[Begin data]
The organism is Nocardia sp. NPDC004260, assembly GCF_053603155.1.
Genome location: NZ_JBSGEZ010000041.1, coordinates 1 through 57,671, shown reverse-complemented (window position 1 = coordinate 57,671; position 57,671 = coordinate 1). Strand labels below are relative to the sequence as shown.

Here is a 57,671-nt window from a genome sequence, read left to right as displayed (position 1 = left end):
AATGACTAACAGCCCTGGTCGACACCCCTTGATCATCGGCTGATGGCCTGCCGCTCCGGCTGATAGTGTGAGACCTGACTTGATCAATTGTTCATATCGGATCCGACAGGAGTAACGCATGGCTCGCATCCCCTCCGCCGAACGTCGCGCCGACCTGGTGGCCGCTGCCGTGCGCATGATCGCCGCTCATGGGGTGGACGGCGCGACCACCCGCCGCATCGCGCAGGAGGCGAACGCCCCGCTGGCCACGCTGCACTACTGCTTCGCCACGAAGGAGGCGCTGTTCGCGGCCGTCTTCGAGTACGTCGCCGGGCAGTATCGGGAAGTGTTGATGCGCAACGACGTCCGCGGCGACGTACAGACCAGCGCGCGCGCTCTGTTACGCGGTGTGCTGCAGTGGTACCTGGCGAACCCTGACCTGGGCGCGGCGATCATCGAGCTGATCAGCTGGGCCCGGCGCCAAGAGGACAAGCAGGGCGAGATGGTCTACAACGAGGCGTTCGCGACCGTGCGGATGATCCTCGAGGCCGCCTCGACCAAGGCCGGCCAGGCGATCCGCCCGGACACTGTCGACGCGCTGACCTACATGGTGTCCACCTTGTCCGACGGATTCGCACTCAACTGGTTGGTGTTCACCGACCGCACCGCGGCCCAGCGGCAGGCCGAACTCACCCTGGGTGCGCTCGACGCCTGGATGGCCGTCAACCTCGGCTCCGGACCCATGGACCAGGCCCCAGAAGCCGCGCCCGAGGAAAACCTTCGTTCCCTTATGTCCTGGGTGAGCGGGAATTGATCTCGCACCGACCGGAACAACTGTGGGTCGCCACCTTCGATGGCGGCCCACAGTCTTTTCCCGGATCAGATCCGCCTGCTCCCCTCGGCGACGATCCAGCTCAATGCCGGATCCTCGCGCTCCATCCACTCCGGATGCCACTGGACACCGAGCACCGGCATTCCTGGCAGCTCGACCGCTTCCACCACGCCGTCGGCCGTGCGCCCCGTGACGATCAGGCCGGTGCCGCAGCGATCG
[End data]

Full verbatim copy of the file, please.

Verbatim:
The organism is Nocardia sp. NPDC004260, assembly GCF_053603155.1.
Genome location: NZ_JBSGEZ010000041.1, coordinates 1 through 57,671, shown reverse-complemented (window position 1 = coordinate 57,671; position 57,671 = coordinate 1). Strand labels below are relative to the sequence as shown.

Here is a 57,671-nt window from a genome sequence, read left to right as displayed (position 1 = left end):
AATGACTAACAGCCCTGGTCGACACCCCTTGATCATCGGCTGATGGCCTGCCGCTCCGGCTGATAGTGTGAGACCTGACTTGATCAATTGTTCATATCGGATCCGACAGGAGTAACGCATGGCTCGCATCCCCTCCGCCGAACGTCGCGCCGACCTGGTGGCCGCTGCCGTGCGCATGATCGCCGCTCATGGGGTGGACGGCGCGACCACCCGCCGCATCGCGCAGGAGGCGAACGCCCCGCTGGCCACGCTGCACTACTGCTTCGCCACGAAGGAGGCGCTGTTCGCGGCCGTCTTCGAGTACGTCGCCGGGCAGTATCGGGAAGTGTTGATGCGCAACGACGTCCGCGGCGACGTACAGACCAGCGCGCGCGCTCTGTTACGCGGTGTGCTGCAGTGGTACCTGGCGAACCCTGACCTGGGCGCGGCGATCATCGAGCTGATCAGCTGGGCCCGGCGCCAAGAGGACAAGCAGGGCGAGATGGTCTACAACGAGGCGTTCGCGACCGTGCGGATGATCCTCGAGGCCGCCTCGACCAAGGCCGGCCAGGCGATCCGCCCGGACACTGTCGACGCGCTGACCTACATGGTGTCCACCTTGTCCGACGGATTCGCACTCAACTGGTTGGTGTTCACCGACCGCACCGCGGCCCAGCGGCAGGCCGAACTCACCCTGGGTGCGCTCGACGCCTGGATGGCCGTCAACCTCGGCTCCGGACCCATGGACCAGGCCCCAGAAGCCGCGCCCGAGGAAAACCTTCGTTCCCTTATGTCCTGGGTGAGCGGGAATTGATCTCGCACCGACCGGAACAACTGTGGGTCGCCACCTTCGATGGCGGCCCACAGTCTTTTCCCGGATCAGATCCGCCTGCTCCCCTCGGCGACGATCCAGCTCAATGCCGGATCCTCGCGCTCCATCCACTCCGGATGCCACTGGACACCGAGCACCGGCATTCCTGGCAGCTCGACCGCTTCCACCACGCCGTCGGCCGTGCGCCCCGTGACGATCAGGCCGGTGCCGCAGCGATCG